Friday, March 12, 2010

The Difference Between Ellen and Oprah

Not being a big fan of either Ellen Degeneres or Oprah Winfrey, I still watched both their shows this week (Ellen on Wednesday, Oprah on Thursday) because both were partially (Ellen) or totally (Oprah) devoted to current food issues. I noted in a Wednesday post how Ellen, a vegan, featured Jonathan Safran Foer and discussed his book, Eating Animals.

Not to be outdone (is this coincidence, or do these daytime divas keep up with each others' productions schedules?), Oprah devoted her entire Thursday show to "food." Her guests were Michael Pollan (omnivore), Alicia Silverstone (vegan), and Steve Ells (omnivore), founder of the 900-location Chipotle Mexican Grill restaurant chain.

Pollan took his predictable position atop the political fence by continuing to promote an omnivorous diet (he knows better), along with Ells (not surprising—though he is noted for refusing to buy animal products from factory farms, which is good for the animals right up until their throats are cut, as one observer has noted). Silverstone was funny, winsome, and focused without being preachy—I was impressed with her. (I haven't read her new book, The Kind Diet).

What amazed me the most was Oprah's continuing role of not taking a stand. She dramatized her ongoing fear of the meat industry by refusing to comment on eating meat—a reference to the high-profile suit brought against her several years ago by the cattle industry for saying on her show she would never eat another burger in light of the fear of Mad Cow Disease (in a conversation with guest Howard Lyman), a suit which she won, by the way. She has received the best information on diet and health available through a variety of vegan guests, and even went on a 21-day vegan cleansing regimen vis-a-vis Kathy Freston, but still won't commit to a diet that is best for her, for animals, and the planet. It sort of calls into question her commitment to "live your best life now."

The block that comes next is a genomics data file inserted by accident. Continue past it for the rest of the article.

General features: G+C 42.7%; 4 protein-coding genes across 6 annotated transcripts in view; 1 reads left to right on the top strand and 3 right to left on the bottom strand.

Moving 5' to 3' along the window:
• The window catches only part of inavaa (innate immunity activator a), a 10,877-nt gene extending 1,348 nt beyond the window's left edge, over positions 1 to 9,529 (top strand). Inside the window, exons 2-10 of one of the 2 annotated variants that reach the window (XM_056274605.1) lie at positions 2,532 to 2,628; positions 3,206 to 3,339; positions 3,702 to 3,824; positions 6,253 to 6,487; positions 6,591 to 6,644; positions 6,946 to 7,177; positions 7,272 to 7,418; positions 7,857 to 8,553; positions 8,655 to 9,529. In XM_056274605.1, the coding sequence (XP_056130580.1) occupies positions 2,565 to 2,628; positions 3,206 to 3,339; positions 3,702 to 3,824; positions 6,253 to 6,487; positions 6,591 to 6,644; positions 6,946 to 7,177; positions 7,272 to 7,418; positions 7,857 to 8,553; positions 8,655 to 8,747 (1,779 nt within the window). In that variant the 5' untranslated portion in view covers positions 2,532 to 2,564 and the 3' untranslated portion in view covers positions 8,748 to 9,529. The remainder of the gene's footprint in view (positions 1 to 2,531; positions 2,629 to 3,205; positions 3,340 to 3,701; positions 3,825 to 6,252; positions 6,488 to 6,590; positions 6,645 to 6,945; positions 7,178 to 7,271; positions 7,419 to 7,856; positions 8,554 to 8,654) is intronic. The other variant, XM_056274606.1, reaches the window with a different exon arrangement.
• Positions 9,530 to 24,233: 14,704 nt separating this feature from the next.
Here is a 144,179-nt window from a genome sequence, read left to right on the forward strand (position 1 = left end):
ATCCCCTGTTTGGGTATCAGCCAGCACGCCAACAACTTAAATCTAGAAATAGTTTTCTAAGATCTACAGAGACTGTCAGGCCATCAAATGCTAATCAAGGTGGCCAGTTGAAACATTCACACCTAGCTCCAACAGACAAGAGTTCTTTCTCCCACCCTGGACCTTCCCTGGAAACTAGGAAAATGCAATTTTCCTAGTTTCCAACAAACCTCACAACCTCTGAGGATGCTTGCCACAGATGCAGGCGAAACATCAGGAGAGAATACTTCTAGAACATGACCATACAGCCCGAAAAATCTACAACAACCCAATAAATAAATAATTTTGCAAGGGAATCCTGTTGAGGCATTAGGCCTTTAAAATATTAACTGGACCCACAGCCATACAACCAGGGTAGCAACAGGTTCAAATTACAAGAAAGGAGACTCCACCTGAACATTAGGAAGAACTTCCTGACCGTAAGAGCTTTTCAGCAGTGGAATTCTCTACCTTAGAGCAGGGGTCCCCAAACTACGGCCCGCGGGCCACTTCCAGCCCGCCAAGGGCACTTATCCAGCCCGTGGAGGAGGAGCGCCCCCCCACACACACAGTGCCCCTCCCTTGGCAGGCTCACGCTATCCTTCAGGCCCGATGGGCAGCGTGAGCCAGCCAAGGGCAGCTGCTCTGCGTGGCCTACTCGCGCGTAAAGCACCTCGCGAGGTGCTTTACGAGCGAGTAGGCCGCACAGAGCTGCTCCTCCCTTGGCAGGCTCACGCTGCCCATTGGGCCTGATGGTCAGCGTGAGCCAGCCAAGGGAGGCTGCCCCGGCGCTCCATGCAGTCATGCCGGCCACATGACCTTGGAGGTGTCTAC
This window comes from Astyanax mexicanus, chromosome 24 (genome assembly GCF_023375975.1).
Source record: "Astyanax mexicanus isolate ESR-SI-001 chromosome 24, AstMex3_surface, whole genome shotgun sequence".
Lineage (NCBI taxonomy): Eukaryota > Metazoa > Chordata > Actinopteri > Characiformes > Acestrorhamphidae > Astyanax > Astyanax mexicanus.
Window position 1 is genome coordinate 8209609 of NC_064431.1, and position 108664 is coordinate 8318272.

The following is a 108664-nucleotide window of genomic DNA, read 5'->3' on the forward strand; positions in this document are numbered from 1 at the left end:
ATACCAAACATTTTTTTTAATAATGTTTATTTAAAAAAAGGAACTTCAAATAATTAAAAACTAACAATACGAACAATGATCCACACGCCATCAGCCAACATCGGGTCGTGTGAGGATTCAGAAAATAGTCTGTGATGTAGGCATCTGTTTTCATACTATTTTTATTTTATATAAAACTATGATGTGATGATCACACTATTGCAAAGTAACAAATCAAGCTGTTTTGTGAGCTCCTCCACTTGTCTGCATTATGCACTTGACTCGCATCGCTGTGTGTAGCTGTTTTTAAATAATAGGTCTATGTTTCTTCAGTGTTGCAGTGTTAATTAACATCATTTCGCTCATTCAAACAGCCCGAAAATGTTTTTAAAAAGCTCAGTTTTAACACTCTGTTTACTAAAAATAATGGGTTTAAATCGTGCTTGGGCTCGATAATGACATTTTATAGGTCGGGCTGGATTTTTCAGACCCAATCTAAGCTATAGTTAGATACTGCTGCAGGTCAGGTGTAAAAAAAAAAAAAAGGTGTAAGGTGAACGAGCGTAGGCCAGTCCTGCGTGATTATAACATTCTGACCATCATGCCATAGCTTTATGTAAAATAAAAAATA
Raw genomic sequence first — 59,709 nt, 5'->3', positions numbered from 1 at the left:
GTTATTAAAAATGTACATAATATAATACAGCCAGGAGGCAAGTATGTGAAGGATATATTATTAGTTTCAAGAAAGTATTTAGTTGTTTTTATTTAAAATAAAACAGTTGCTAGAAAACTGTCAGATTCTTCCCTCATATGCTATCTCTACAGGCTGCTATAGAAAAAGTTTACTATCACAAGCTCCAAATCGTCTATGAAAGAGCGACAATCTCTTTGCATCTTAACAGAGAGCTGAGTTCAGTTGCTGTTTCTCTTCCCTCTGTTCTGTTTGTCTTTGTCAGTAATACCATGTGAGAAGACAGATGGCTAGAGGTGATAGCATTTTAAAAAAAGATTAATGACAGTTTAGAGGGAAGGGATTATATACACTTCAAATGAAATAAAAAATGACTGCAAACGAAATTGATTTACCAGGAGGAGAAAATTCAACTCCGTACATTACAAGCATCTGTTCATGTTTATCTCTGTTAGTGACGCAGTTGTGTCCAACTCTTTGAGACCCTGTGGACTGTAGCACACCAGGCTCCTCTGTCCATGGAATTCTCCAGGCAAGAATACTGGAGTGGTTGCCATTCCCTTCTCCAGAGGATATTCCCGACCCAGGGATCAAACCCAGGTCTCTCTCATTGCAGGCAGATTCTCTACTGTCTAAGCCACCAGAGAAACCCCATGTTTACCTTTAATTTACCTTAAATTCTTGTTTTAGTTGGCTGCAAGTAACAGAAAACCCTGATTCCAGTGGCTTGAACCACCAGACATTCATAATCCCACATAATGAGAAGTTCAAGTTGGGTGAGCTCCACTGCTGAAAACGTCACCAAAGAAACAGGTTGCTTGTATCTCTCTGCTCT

I understand her role as "all things to all people," but that doesn't mean not taking a stand and choosing what is best instead of being afraid to offend. When the apostle Paul declared his desire to "be all things to all people" it was in order "that he might save some" (1 Corinthians 9:22). By contrast, Alicia Silverstone was a good example of a person with a focused, unwavering position who was able to present it in a way that respected others' views without compromising her own.

In this week's face-off, I give the nod to Ellen for her willingness to use her show to encourage her vegan point of view instead of presenting a buffet of views to the audience and telling them to make up their own mind, à la Oprah.

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